Ian raised an eyebrow. He seemed healthy. Though there could have been asbestos in these walls. Maybe he should get checked out too, since he was spending so much time down here.

"I'm not ill," David said, reading his mind. "But James is getting impatient."

"Who's James?"

The inmate let out a joyless chuckle and tossed a chip into his mouth. "That's right, you don't know the Director's name."

"That's for security purposes. I don't need to—"

David raised a hand. "James Patrikson. The Director's name is James Patrikson."

Ian jabbed a fork into his leftover alfredo. "Has this been some weird manipulation attempt for me to let you escape? If so, I want my chips back."

"We were colleagues. I was an anonymous source working for him. My last name is Snow."

Ian snorted. "So Director Patrikson is just keeping his buddy in jail for old time's sake." He got up and turned to leave the cell.

"He's going to threaten to kill me tomorrow," David suddenly said.

Ian faced the man who looked at him with blazing green eyes and hands draped inconspicuously against his lap. He was confident, proud even. He didn't look like he was going to die anytime soon.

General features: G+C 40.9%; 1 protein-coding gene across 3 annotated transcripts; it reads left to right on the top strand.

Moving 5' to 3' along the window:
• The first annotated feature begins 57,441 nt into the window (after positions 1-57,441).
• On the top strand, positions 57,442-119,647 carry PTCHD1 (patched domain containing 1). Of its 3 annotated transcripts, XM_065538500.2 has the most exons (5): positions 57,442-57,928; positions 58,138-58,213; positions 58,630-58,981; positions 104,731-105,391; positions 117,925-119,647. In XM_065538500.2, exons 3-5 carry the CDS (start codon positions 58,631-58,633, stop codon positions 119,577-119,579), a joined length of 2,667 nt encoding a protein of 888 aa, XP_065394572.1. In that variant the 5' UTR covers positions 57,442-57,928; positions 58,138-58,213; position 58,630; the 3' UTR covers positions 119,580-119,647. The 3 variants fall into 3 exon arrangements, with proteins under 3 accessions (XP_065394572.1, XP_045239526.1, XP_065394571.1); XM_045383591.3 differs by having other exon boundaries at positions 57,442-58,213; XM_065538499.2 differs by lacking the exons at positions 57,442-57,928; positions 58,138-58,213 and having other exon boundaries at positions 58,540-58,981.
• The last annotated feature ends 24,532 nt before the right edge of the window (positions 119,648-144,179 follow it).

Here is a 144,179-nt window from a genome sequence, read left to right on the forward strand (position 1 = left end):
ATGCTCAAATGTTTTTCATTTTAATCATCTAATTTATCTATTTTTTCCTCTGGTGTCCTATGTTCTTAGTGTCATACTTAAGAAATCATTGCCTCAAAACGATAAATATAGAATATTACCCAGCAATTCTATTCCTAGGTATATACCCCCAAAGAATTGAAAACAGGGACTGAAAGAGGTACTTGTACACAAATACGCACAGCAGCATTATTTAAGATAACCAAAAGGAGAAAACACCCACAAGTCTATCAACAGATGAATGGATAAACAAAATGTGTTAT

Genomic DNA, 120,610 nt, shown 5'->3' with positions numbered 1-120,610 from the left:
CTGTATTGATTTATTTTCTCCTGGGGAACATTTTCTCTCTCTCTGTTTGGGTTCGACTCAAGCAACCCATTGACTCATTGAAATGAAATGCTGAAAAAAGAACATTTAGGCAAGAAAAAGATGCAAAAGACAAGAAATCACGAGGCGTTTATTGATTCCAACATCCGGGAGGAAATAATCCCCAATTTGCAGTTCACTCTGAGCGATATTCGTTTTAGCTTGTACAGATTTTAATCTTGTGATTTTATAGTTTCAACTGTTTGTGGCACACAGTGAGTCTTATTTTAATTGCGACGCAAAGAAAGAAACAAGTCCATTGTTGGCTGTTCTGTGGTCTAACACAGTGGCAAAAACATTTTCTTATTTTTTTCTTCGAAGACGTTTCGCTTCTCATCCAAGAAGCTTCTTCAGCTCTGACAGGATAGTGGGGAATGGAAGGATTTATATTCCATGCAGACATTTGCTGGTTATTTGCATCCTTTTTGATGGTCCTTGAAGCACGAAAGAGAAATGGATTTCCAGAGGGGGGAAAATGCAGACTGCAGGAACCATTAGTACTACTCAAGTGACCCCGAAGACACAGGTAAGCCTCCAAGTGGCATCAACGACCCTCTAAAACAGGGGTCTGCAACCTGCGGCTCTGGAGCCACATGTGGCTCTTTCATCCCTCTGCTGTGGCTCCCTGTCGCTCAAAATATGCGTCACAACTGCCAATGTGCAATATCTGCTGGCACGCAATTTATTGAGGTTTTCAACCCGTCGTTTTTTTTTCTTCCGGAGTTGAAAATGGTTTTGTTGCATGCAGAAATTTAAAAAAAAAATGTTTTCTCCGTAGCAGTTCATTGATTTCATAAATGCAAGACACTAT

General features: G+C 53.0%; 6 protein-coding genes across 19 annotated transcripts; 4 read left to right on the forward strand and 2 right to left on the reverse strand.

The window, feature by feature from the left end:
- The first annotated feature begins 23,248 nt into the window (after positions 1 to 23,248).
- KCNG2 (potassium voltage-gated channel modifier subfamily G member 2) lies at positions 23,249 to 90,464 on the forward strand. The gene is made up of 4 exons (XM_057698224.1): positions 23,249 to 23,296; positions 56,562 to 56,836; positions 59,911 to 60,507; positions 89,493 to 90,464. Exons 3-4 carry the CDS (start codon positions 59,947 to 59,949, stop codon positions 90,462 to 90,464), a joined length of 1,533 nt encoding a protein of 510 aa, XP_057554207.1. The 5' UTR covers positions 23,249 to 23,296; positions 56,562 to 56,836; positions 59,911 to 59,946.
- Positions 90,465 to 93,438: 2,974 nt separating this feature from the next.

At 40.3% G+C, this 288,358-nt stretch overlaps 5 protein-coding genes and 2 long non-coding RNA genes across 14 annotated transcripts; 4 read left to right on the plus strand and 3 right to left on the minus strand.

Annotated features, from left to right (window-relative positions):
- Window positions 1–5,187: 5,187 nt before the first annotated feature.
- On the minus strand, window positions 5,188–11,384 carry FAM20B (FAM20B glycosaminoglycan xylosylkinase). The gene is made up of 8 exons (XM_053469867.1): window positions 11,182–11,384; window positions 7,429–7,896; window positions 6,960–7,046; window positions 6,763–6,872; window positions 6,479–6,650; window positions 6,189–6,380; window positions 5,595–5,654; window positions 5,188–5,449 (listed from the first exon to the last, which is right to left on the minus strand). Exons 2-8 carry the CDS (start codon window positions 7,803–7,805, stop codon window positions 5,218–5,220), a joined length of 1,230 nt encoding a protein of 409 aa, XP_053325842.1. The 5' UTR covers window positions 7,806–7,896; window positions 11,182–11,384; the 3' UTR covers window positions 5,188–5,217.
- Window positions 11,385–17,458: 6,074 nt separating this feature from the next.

"What do you mean threaten to kill you?"

David crumbled the empty bag of chips into a ball and threw it through the metal bars back to Ian. "Before I go on any further, I want you to bend these metal bars. I know about your strength, Ian Blackwell."


David continued without missing a beat. "Decades ago my wife was dying. Cancer. It'd metastasized, and she was pregnant. She was a brilliant scientist. She created an experimental cure for herself, though we found out later the cure had passed the placental barrier to our daughter."

Ian didn't really know what to say. Regardless, whatever reason that you're in here, it's for the greater good. "I'm sorry to hear that about your wife," he finally settled.

"Do you know how a cancer tumor operates?" David seemed intent on steamrolling over any of Ian's reactions.

"Cancer is an uncontrollable mutation of the cells without any apoptosis; it doesn't self-destruct like a regular cell would."